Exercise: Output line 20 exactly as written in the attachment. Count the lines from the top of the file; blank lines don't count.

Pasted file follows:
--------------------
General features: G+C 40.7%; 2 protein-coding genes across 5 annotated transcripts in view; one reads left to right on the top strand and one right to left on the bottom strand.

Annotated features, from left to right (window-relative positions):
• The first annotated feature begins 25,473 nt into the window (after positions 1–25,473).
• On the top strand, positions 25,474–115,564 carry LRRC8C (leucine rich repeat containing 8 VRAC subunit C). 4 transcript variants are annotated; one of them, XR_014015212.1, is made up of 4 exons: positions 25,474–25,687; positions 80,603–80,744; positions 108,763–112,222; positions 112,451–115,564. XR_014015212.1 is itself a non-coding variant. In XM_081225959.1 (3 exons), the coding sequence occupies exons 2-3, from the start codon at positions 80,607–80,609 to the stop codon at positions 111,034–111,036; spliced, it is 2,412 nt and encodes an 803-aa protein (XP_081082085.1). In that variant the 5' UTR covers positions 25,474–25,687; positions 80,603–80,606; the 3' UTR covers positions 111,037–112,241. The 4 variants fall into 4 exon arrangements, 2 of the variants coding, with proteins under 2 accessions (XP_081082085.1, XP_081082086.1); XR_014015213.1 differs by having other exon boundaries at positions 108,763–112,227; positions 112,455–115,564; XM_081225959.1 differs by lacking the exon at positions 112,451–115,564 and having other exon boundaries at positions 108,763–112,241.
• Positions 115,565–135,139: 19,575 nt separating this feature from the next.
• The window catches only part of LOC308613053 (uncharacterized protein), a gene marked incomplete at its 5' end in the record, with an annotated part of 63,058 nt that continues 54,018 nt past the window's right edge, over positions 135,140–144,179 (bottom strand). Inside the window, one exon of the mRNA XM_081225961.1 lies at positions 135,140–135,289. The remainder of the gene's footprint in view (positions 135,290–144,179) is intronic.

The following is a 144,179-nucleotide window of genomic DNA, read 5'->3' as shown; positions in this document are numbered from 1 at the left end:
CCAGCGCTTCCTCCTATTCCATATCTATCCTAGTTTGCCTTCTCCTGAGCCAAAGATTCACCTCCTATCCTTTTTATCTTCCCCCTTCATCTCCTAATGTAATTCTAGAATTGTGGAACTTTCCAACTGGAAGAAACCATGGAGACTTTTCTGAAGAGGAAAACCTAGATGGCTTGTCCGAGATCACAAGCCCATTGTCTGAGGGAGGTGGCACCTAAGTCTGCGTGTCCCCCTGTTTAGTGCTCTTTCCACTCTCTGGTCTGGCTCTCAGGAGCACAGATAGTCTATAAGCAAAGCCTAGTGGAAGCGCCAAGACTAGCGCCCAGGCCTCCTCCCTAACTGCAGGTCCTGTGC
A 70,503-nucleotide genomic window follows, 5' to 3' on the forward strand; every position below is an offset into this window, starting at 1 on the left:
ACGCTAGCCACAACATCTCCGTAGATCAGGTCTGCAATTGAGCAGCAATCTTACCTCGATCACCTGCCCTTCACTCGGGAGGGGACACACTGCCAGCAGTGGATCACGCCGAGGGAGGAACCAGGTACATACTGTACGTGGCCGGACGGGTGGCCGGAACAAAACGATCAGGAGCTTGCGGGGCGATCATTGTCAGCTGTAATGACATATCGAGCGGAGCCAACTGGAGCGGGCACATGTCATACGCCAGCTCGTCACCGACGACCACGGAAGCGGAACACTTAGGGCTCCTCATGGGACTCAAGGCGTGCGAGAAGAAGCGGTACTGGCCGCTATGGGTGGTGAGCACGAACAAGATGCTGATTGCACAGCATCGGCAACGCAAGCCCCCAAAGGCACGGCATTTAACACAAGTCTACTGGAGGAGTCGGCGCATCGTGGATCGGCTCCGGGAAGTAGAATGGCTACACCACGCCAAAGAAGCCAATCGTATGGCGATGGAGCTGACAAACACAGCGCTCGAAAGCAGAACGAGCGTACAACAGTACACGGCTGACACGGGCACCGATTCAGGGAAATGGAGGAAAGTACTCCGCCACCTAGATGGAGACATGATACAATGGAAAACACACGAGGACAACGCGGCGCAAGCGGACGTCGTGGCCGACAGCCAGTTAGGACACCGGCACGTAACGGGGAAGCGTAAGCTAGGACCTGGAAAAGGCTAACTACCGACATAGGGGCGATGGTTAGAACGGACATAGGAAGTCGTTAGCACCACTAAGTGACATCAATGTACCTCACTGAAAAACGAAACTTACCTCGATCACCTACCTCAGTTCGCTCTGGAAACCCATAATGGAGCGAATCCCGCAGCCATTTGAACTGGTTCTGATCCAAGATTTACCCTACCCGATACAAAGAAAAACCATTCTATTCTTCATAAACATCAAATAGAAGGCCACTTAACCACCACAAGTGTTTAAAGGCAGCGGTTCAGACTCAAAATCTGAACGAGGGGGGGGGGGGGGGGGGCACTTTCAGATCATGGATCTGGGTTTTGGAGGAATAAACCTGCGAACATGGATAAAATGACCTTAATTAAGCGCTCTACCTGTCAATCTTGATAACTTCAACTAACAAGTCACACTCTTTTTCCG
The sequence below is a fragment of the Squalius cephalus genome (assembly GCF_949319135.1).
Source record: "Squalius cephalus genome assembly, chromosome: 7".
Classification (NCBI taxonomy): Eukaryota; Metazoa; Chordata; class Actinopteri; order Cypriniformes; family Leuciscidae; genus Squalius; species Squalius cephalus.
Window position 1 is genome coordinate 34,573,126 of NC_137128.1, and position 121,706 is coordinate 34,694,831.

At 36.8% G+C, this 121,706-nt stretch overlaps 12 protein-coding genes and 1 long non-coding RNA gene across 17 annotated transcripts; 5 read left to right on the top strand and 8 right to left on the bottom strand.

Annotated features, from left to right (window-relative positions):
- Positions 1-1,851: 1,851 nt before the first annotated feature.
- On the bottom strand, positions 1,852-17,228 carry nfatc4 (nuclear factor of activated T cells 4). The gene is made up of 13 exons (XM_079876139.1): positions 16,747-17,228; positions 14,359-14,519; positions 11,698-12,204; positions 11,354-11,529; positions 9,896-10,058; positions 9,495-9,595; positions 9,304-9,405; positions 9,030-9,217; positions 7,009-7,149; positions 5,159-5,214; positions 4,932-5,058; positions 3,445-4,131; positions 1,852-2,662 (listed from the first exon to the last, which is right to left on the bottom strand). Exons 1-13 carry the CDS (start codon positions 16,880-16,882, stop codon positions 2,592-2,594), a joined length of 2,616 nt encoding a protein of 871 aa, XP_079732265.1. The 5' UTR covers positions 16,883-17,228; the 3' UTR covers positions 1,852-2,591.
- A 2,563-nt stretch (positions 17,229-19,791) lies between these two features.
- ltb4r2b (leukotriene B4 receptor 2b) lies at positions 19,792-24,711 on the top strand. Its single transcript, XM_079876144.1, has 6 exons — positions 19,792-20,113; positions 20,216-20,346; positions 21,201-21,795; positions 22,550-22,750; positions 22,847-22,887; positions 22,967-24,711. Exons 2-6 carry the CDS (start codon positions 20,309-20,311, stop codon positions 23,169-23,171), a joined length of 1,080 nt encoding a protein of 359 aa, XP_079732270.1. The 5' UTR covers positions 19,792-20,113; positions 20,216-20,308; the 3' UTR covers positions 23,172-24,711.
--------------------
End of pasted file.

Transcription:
- ltb4r2b (leukotriene B4 receptor 2b) lies at positions 19,792-24,711 on the top strand. Its single transcript, XM_079876144.1, has 6 exons — positions 19,792-20,113; positions 20,216-20,346; positions 21,201-21,795; positions 22,550-22,750; positions 22,847-22,887; positions 22,967-24,711. Exons 2-6 carry the CDS (start codon positions 20,309-20,311, stop codon positions 23,169-23,171), a joined length of 1,080 nt encoding a protein of 359 aa, XP_079732270.1. The 5' UTR covers positions 19,792-20,113; positions 20,216-20,308; the 3' UTR covers positions 23,172-24,711.